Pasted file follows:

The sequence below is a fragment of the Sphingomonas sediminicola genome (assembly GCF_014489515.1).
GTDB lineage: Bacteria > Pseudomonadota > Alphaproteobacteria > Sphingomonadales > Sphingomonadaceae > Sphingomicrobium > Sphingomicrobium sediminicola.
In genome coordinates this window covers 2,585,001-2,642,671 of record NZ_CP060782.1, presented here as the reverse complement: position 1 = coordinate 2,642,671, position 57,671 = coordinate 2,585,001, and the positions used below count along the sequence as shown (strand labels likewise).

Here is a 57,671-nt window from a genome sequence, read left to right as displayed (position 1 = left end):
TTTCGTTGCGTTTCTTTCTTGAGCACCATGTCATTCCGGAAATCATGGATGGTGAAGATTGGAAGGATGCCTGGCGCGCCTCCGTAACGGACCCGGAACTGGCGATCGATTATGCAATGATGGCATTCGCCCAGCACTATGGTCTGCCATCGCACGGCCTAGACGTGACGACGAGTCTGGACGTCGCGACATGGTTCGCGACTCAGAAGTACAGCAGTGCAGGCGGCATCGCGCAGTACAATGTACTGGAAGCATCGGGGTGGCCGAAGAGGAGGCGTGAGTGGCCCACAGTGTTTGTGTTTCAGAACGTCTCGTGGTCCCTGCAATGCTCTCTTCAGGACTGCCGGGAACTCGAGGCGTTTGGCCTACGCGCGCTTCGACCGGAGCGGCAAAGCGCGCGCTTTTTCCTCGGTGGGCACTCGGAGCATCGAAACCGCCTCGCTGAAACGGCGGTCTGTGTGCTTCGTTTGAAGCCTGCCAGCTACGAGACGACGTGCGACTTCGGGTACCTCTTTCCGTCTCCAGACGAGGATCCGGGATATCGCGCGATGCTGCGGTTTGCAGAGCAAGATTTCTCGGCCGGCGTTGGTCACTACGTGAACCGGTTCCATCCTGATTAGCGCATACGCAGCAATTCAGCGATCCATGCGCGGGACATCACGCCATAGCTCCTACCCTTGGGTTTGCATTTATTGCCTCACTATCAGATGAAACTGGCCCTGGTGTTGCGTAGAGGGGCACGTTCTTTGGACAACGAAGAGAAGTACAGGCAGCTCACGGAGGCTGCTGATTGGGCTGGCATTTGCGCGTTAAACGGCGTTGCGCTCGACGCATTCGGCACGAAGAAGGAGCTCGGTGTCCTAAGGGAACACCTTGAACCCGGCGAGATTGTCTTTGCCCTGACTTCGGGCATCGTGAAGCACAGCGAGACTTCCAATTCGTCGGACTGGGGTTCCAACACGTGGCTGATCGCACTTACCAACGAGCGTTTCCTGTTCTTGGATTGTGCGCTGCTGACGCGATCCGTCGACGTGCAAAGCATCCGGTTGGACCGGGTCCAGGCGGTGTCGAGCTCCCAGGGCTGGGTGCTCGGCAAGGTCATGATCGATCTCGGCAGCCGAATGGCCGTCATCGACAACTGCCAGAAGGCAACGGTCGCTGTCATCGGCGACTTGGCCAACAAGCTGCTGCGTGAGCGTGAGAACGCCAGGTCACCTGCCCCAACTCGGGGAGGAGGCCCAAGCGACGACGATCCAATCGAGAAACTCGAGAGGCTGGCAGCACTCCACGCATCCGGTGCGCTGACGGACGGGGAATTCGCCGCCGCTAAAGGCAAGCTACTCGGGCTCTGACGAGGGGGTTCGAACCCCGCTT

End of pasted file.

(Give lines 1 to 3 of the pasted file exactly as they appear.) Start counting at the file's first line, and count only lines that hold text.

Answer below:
The sequence below is a fragment of the Sphingomonas sediminicola genome (assembly GCF_014489515.1).
GTDB lineage: Bacteria > Pseudomonadota > Alphaproteobacteria > Sphingomonadales > Sphingomonadaceae > Sphingomicrobium > Sphingomicrobium sediminicola.
In genome coordinates this window covers 2,585,001-2,642,671 of record NZ_CP060782.1, presented here as the reverse complement: position 1 = coordinate 2,642,671, position 57,671 = coordinate 2,585,001, and the positions used below count along the sequence as shown (strand labels likewise).